Northwestern University

Wed 11:00 AM

SPREE Seminar: Craig Foster

When: Wednesday, June 5, 2019
11:00 AM - 12:00 PM  

Where: Technological Institute, A230, 2145 Sheridan Road, Evanston, IL 60208 map it

Audience: Faculty/Staff - Student - Public - Post Docs/Docs - Graduate Students

Contact: Tierney Acott   847.491.3257

Group: McCormick - Civil and Environmental Engineering

Category: Lectures & Meetings



Modeling Failure in Earthen Structural Units

The use of soil as a structural material dates back at least 10,000 years, and it is estimated that nearly one third of the world’s population lives in structure made primarily of earth. Earthen structures are also seeing renewed interest due to their sustainable nature, and the improvement of their properties through research.
The structural behavior of earthen structures, however, is still not completely understood. Earthen masonry, like all masonry, can fail in a variety of modes. However, because the mortar in earthen masonry is generally much closer to the strength of the bricks, a wider variety of modes are commonly seen in failure. The material may fail through diffuse plasticity, or fracture through the bricks and mortar, or at the weak interfaces. Propagating fractures can travel from the bulk brick to the interface and back again.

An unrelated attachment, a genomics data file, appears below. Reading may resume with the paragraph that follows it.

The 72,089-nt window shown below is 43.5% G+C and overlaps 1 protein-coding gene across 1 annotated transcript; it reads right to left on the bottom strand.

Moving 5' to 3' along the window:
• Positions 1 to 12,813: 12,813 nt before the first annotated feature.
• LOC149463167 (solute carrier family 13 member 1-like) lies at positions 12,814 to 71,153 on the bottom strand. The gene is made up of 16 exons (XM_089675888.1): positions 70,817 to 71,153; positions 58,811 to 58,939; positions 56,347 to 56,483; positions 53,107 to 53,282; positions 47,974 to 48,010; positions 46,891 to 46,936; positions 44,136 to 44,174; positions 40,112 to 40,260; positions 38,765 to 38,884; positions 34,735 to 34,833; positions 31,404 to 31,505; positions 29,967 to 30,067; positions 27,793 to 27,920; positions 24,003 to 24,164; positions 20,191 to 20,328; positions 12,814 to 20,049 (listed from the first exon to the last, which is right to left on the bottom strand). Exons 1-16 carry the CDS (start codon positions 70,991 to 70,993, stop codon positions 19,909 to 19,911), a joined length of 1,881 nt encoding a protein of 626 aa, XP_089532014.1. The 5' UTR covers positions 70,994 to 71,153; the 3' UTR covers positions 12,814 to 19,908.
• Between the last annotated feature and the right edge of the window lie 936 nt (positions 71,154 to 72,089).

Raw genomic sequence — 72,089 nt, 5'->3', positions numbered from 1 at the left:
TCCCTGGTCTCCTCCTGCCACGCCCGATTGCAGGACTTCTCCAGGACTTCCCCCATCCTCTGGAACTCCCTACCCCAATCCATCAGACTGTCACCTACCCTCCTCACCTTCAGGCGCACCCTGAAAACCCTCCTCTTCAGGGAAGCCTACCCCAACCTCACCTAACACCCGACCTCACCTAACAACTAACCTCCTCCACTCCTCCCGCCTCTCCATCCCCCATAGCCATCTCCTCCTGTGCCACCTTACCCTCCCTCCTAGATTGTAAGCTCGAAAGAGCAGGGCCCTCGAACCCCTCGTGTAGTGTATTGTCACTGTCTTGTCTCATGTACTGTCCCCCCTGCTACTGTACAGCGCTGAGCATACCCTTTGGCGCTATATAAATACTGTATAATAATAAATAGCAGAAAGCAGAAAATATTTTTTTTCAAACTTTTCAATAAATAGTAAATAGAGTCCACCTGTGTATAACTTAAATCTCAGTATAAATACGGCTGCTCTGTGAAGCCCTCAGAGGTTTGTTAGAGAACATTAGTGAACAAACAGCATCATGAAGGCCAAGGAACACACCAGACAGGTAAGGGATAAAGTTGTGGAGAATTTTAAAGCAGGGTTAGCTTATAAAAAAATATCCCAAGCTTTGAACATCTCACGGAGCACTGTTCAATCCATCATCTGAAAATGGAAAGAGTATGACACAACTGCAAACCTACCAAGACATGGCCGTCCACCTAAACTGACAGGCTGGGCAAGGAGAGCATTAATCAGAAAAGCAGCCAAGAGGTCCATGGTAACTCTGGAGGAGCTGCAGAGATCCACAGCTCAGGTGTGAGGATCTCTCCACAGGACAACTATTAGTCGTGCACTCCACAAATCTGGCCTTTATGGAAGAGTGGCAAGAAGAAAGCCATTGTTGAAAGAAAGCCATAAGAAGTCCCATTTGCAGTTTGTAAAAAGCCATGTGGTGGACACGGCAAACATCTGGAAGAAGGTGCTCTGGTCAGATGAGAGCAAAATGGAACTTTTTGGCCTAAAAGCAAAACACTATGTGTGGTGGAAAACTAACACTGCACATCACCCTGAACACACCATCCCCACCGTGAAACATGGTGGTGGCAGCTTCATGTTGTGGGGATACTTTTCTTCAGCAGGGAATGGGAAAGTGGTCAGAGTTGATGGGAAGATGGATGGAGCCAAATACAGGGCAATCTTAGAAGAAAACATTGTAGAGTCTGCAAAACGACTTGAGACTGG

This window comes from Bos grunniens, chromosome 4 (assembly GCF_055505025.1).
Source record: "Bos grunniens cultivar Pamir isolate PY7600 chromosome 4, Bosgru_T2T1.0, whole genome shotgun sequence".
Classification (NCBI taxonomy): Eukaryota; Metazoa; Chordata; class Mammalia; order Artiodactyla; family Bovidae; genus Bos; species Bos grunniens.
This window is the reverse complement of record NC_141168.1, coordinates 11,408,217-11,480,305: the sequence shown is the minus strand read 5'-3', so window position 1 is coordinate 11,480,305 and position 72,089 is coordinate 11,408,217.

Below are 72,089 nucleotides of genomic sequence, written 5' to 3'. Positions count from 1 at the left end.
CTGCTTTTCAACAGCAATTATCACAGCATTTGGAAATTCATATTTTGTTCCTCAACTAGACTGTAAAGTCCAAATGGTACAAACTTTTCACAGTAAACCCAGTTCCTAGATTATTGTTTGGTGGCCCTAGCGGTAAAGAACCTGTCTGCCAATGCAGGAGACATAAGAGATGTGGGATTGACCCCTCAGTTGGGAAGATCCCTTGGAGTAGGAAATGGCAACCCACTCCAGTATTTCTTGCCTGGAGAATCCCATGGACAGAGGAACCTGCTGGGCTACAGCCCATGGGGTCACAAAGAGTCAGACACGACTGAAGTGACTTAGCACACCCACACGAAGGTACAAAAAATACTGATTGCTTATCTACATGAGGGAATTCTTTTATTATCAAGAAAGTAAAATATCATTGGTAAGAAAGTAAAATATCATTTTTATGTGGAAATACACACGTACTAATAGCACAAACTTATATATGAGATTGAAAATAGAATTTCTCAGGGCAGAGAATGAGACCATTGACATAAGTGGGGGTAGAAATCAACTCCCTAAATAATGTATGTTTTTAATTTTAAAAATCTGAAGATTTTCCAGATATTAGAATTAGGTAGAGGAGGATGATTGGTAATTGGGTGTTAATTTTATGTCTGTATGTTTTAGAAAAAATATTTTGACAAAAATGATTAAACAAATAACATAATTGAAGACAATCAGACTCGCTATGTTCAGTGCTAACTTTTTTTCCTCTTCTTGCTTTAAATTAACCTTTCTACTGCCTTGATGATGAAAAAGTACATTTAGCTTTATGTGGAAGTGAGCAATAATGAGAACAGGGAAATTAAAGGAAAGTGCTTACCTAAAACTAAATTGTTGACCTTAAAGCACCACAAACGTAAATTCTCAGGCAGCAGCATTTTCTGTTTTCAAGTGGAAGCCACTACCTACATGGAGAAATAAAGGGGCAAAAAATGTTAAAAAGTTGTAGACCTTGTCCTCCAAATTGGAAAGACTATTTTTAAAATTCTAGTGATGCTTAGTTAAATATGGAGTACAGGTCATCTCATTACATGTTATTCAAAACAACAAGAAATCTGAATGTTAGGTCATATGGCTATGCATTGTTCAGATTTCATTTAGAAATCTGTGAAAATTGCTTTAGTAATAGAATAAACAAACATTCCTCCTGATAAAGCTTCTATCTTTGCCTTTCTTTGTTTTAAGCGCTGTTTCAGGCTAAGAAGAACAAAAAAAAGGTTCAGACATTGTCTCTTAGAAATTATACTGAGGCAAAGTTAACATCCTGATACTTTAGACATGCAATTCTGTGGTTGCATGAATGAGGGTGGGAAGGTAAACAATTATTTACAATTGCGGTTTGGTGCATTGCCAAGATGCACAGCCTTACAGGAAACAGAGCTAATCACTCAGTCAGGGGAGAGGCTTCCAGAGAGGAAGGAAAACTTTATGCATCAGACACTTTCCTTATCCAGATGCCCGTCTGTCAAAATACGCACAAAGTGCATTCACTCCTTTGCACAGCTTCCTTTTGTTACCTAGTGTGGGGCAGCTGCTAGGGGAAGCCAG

In this research, we create an enhanced finite element model of earthen structures to examine both diffuse and localized mechanical behavior. We use a modified cap plasticity model developed for geomaterials and fit to experimental data for the bulk data. The model is adapted for better tensile behavior, among other improvements.
To model propagating fractures, we use an enhanced strain finite element that allows for failure surfaces to be inserted at the critical orientation in the element, at a location consistent with the propagating fracture. Post-localization, a damage-like softening model that accounts for difference in tensile and shear strength. Failure on existing interfaces is governed by the same damage-like model, though with different material properties.
The model is applied to earthen structures both in-plane shear and out-of-plane bending. The results are compared to experimental data for simpler problems, and then some more sophisticated examples are run.

Craig Foster is an Associate Professor of Civil and Materials Engineering at the University of Illinois at Chicago. His research focuses on numerical modeling geomaterials and biomaterials. His research includes constitutive modeling, poromechanics, propagating fractures and other discontinuities.

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